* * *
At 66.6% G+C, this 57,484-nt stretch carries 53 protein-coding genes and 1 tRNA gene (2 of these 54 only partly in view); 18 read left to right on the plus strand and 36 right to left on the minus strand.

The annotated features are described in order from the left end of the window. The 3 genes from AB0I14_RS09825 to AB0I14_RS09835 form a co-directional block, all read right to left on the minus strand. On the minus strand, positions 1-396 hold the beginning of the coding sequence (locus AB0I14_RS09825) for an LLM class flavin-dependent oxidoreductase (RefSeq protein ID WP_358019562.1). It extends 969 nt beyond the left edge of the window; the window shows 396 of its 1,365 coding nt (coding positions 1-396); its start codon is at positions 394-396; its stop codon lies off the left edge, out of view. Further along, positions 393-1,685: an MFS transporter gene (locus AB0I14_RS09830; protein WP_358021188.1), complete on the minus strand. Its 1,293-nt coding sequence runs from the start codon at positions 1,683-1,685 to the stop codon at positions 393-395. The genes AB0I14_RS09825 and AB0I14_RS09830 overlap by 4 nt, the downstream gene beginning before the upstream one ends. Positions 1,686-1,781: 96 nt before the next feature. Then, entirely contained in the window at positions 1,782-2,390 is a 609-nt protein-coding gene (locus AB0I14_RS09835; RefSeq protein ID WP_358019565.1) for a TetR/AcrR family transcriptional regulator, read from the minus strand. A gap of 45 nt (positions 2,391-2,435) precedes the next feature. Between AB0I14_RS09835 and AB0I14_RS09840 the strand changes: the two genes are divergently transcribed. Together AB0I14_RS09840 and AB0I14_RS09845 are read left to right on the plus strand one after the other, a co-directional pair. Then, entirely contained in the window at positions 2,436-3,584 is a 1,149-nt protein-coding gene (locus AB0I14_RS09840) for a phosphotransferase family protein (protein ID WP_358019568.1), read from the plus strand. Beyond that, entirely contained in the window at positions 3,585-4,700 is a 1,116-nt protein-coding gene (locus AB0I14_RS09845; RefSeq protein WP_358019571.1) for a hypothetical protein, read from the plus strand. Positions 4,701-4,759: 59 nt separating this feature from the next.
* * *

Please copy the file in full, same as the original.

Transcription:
At 66.6% G+C, this 57,484-nt stretch carries 53 protein-coding genes and 1 tRNA gene (2 of these 54 only partly in view); 18 read left to right on the plus strand and 36 right to left on the minus strand.

The annotated features are described in order from the left end of the window. The 3 genes from AB0I14_RS09825 to AB0I14_RS09835 form a co-directional block, all read right to left on the minus strand. On the minus strand, positions 1-396 hold the beginning of the coding sequence (locus AB0I14_RS09825) for an LLM class flavin-dependent oxidoreductase (RefSeq protein ID WP_358019562.1). It extends 969 nt beyond the left edge of the window; the window shows 396 of its 1,365 coding nt (coding positions 1-396); its start codon is at positions 394-396; its stop codon lies off the left edge, out of view. Further along, positions 393-1,685: an MFS transporter gene (locus AB0I14_RS09830; protein WP_358021188.1), complete on the minus strand. Its 1,293-nt coding sequence runs from the start codon at positions 1,683-1,685 to the stop codon at positions 393-395. The genes AB0I14_RS09825 and AB0I14_RS09830 overlap by 4 nt, the downstream gene beginning before the upstream one ends. Positions 1,686-1,781: 96 nt before the next feature. Then, entirely contained in the window at positions 1,782-2,390 is a 609-nt protein-coding gene (locus AB0I14_RS09835; RefSeq protein ID WP_358019565.1) for a TetR/AcrR family transcriptional regulator, read from the minus strand. A gap of 45 nt (positions 2,391-2,435) precedes the next feature. Between AB0I14_RS09835 and AB0I14_RS09840 the strand changes: the two genes are divergently transcribed. Together AB0I14_RS09840 and AB0I14_RS09845 are read left to right on the plus strand one after the other, a co-directional pair. Then, entirely contained in the window at positions 2,436-3,584 is a 1,149-nt protein-coding gene (locus AB0I14_RS09840) for a phosphotransferase family protein (protein ID WP_358019568.1), read from the plus strand. Beyond that, entirely contained in the window at positions 3,585-4,700 is a 1,116-nt protein-coding gene (locus AB0I14_RS09845; RefSeq protein WP_358019571.1) for a hypothetical protein, read from the plus strand. Positions 4,701-4,759: 59 nt separating this feature from the next.